In this example, there is NO DOWNBEAT on "1" and the 5th of the chord is played on the "& of 2" while the ROOT is played on beat "4"(& may even cross the bar line IF YOU decide to hold it long enough). This figure looks simple enough, though, IMO, it's pretty tricky due to the amount of space & not playin' on the first beat of the bar.

    ...there's a bunch more; hopefully, Bruce will awaken soon & carry the baton for awhile.
    Does the computer rhytmic notation make any sense to anyone besides me & RobW?
  12. Ty McNeely

    Ty McNeely

    Mar 27, 2000
    It makes sense to me, Jim, but I've also been reading standard notation for 5 years, so it comes very easy to me.

    It is hard to explain this stuff to people that have no training in reading standard notation. I've attempted to explain to some of my aspiring friends, but without formal lessons, its next to impossible.
  13. Jim K I can read standard notation but that confused the hell outta me.

    Now as far as the topic at hand, and speaking as a hardcore devotee of "space bass" and James Brown disciple(sp?). My formula is: "The more space in your groove the more asses will move"

  14. rickbass

    rickbass Supporting Member

    Phat - That's no joke. I was watching the Tonight Show and the band broke into, "Cold Sweat" without any pauses in the riff. It sounded like music for a margarine ad. Just one note after the next. Totally hookless. I felt sorry for Robert Hurst (bassist). Must have been Ewbank's "arrangement."
  15. JimK


    Dec 12, 1999
    ...that's cool. Now how do we go about trying to communicate a rhythm/figure using the available tools?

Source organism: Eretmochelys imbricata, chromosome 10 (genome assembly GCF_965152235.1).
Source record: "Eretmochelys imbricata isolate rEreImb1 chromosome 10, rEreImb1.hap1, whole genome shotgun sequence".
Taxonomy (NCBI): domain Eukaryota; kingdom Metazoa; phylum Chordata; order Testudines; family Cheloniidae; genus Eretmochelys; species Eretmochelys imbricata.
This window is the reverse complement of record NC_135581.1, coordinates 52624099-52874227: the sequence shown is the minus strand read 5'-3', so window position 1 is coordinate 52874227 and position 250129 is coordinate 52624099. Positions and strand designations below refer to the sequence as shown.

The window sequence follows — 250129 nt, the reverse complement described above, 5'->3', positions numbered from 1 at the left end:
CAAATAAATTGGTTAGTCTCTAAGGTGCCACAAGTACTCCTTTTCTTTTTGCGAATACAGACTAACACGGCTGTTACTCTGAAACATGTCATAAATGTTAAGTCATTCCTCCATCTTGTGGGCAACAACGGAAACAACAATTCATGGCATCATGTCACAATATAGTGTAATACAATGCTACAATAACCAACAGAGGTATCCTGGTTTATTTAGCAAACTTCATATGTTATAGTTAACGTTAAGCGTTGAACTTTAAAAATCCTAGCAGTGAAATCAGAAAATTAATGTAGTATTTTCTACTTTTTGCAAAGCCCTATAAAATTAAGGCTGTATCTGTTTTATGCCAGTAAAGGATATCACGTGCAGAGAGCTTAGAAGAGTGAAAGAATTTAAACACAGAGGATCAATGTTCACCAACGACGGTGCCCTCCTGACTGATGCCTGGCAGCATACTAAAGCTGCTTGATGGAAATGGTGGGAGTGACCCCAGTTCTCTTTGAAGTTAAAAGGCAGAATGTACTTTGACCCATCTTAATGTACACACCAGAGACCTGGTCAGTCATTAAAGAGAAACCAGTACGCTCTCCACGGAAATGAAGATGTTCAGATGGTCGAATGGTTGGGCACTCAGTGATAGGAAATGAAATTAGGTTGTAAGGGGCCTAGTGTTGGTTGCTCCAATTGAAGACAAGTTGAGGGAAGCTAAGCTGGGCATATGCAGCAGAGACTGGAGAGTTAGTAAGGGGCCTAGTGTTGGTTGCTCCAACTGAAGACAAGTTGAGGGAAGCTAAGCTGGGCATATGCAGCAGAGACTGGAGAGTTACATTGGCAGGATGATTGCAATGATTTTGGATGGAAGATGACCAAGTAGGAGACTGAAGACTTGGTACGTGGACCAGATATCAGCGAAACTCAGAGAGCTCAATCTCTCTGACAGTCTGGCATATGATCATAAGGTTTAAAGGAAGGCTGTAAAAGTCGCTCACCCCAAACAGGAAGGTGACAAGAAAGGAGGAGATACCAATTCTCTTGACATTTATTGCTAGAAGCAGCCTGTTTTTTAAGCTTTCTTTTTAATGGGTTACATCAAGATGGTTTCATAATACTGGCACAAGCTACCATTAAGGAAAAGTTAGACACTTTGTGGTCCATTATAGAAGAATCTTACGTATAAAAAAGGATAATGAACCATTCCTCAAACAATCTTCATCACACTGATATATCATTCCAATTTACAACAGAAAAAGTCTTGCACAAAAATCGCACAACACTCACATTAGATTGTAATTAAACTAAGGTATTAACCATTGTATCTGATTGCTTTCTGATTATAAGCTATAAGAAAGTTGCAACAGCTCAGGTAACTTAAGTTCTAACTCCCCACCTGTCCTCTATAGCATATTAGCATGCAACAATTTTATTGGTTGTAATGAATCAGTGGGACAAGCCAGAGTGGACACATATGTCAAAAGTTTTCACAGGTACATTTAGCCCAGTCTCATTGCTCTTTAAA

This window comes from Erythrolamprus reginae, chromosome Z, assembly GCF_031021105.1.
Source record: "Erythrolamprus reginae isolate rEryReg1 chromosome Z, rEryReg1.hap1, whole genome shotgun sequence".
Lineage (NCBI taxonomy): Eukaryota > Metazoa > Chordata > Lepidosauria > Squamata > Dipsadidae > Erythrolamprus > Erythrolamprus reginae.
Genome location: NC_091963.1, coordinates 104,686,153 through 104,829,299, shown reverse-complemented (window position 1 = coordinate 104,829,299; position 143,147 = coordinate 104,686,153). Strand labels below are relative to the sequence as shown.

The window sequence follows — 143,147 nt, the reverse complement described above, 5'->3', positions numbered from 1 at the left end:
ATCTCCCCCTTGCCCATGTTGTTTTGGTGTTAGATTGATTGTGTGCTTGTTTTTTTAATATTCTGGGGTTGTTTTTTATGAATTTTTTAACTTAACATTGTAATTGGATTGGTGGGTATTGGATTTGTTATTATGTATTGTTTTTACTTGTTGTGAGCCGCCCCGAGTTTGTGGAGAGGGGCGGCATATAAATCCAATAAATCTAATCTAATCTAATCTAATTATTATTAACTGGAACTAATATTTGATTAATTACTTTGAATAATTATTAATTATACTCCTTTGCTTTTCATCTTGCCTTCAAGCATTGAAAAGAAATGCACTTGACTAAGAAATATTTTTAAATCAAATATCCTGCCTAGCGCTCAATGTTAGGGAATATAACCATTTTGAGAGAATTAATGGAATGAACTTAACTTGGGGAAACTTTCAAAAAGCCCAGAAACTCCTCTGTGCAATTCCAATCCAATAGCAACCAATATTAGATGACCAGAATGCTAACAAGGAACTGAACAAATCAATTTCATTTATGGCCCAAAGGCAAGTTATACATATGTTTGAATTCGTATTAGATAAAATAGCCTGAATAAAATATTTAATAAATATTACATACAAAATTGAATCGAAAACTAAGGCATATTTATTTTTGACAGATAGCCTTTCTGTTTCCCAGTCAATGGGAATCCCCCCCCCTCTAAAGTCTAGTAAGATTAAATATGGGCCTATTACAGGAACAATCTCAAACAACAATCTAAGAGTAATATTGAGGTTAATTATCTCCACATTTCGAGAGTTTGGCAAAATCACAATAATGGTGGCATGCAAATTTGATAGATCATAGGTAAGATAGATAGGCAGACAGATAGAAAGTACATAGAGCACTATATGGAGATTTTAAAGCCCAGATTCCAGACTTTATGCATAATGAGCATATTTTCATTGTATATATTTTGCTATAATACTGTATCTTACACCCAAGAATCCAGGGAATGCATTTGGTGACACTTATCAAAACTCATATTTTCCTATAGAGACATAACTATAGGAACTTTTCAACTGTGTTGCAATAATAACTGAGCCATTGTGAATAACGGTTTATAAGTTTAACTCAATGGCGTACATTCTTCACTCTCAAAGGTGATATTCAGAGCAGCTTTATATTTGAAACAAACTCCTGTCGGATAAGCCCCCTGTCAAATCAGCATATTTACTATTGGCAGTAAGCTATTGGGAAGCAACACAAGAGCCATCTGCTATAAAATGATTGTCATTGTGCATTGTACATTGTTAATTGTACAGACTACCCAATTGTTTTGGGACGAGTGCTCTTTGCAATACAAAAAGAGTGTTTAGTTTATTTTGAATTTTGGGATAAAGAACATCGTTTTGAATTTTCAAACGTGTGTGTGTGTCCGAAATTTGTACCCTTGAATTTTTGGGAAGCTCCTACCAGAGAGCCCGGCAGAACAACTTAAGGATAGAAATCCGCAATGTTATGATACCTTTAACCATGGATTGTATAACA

How would you write out a rhythm with:
    Beat1=a 1/4 note
    Beat2=2 1/8 notes
    Beat3=4 1/16th notes
    Beat4=a dotted 1/8th + a 1/16th

    FWIW, I think it would be cool to swap some ideas IF we can agree somewhat on a standard.

    Bernard Odum & Tim Drummond played with a whole lotta space while with JB; with Bootsy's playing, though, I'd say the spaces got "smaller".
  16. Thats true JimK Bootsy was a whole diffent animal that the other bass chair cats. While I like him, he's a whole oppposite direction that I take as far as style and effects go.

    I also undestood the value segment to your notation, I got all confused when it was together
  17. To me, slap is NOT funk (except maybe Larry Graham). Rocco is funk, Jaco is funk, James Jamerson is funk, Anthony Jackson, Paul Jackson, JamesB's bassists are funk. Slap, Flea et al? Never!!
  18. cassanova


    Sep 4, 2000
    Funk is a feel, you can be a funkologist to any scale and any note you play. A really great instructional video that id recomend is Stu Ham, Slap Pop and Tap For The Electric Bass. He has an in depth review about slap and pop.

    Another excellent instuctional video is John Patitucci, Electric Bass

    And another is by Louis Johnson, sorry dont know the name of it because a friend made a copy of it.

    But the Louis Johnson one is old school funk, and the Patitucci one is well worth it too, cos he funks and grooves in many different styles, Id recommend that one the most.
  19. What I would do, if I were you, is expose myself to as many great funk/groove recordings as I could, like:

    James Brown
    Tower of Power
    Sly and the Family Stone
    Graham Central Station
    Bootsy's Rubber Band
    The Gap Band
    Con Funk Shun
    (the list goes on)

    If, after absorbing all this material, you don't get any ideas on how to groove, you may want to hook up with a Korn cover band.[​IMG]